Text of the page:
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Hope you are well in this rainy season. In this tech class, we will learn about memory cards/external storage cards as they are very important for any device in terms of its versatility for data storage.
What is Memory Card?
Memory cards can also be referred as flash drives, are small devices that are used to store electronic data. This can be anything, depending on the device from photos, music, movies, games, documents, programs and more. While cards come in a variety of shapes and sizes and are available for a variety of products, all memory cards do essentially the same thing, that is to store data.
Types of Memory Card:
Over the past few years, the number of different types of memory cards has reduced drastically, due to standardization. The main types currently available include SD, Memory Stick, and Compact Flash. Other, less common varieties in older devices include MMC, xD-Picture Card and SmartMedia.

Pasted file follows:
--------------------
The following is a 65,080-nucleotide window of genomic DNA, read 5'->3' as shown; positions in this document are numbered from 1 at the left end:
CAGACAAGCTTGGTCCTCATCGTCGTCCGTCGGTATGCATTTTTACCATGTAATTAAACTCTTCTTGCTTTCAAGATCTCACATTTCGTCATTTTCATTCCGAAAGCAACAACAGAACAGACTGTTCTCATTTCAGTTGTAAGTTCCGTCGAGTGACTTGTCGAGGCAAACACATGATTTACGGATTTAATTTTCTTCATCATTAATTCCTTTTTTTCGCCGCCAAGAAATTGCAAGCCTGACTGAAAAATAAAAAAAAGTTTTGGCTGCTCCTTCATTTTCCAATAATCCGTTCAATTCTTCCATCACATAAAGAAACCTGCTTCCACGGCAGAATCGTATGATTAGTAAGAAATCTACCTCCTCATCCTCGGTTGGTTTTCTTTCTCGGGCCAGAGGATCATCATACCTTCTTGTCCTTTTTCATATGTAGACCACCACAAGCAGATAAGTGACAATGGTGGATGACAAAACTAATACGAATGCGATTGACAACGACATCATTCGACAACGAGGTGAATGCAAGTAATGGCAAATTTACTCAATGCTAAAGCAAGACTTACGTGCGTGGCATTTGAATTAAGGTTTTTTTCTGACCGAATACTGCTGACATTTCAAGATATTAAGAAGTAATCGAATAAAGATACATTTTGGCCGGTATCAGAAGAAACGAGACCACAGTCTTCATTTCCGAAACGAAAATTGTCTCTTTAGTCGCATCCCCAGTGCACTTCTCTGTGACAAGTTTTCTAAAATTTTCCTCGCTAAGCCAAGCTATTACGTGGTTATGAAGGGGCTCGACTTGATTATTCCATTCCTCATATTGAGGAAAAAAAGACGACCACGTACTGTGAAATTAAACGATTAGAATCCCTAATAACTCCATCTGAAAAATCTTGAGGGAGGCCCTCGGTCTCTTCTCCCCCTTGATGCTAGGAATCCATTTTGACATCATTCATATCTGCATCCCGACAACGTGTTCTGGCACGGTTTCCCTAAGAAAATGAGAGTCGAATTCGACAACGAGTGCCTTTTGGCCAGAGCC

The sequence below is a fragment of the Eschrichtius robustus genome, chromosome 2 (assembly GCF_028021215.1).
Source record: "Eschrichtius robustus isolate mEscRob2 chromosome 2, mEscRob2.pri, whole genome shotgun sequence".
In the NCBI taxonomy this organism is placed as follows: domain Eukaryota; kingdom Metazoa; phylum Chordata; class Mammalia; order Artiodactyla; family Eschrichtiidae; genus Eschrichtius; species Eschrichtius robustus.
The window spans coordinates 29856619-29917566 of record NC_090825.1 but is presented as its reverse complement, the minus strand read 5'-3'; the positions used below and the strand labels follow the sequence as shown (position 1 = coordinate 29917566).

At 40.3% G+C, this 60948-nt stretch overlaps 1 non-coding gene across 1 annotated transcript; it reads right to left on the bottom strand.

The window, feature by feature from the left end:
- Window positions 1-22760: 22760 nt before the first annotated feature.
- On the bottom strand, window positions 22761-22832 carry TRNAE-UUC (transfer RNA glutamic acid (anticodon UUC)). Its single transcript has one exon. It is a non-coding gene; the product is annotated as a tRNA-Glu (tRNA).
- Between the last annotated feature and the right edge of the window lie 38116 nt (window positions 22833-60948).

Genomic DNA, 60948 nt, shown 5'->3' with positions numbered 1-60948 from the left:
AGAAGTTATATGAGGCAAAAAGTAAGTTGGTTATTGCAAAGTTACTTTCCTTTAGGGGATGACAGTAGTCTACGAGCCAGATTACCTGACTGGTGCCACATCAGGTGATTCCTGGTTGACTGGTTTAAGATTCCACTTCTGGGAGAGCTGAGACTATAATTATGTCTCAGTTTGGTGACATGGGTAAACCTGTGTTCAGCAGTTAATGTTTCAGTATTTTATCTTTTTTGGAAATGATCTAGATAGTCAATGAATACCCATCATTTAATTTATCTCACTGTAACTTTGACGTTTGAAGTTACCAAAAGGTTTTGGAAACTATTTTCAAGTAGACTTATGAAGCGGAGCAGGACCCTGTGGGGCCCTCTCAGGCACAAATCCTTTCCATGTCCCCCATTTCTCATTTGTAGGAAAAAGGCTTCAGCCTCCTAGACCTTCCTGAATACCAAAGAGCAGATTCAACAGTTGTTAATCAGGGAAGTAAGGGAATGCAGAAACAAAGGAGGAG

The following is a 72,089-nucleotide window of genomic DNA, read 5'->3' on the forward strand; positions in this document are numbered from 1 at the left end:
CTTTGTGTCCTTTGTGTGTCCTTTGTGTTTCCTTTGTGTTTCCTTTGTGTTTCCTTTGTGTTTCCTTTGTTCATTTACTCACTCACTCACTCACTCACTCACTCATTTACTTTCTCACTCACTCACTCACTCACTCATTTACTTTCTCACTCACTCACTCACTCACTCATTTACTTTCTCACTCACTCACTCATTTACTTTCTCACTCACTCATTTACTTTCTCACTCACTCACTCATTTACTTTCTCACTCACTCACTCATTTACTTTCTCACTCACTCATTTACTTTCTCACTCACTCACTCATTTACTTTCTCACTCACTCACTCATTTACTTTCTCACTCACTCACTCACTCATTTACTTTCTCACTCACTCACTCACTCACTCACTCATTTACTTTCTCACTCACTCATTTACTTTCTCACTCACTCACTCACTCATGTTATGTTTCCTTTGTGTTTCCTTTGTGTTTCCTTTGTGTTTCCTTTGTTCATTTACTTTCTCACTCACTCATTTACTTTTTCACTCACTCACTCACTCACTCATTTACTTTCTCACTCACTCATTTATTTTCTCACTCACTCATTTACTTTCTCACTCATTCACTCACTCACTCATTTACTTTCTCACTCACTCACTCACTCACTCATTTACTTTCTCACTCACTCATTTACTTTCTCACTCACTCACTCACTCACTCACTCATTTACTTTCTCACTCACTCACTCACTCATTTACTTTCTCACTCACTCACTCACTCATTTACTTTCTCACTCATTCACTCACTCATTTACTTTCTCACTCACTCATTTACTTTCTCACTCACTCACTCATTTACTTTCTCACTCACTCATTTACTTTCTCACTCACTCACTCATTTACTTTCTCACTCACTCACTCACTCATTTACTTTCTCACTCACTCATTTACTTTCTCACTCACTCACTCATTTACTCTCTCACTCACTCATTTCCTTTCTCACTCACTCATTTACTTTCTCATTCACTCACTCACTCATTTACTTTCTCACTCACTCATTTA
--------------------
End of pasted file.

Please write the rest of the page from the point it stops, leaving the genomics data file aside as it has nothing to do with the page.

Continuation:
Compact Flash (CF):
Invented by SanDisk Corporation in 1994, Compact Flash cards can support 3.3V and 5V operation and can switch between the two, in contrast to other small-form-factor flash memory cards that can operate only at one voltage. The card was designed based on the PCMCIA PC Card standard and can fit into a PCMCIA slot with an adapter. There are two types of CompactFlash cards to accommodate different capacities: Type I cards are 42.8mm x 36.4mm x 3.3 mm thick; Type II cards are 42.8mm x 36.4mm x 5.5 mm thick.
Secure Digital Card (SD card):
SD cards are used in many small portable devices such as digital video camcorders, digital cameras, handheld computers, audio players and mobile phones. Since 1999, SD Memory Cards are now available in capacities between 16 Megabytes and 128 Gigabyte and still growing. An SD card typically measures 32mm x 24mm x 2.1mm and weighs approximately 2 grams.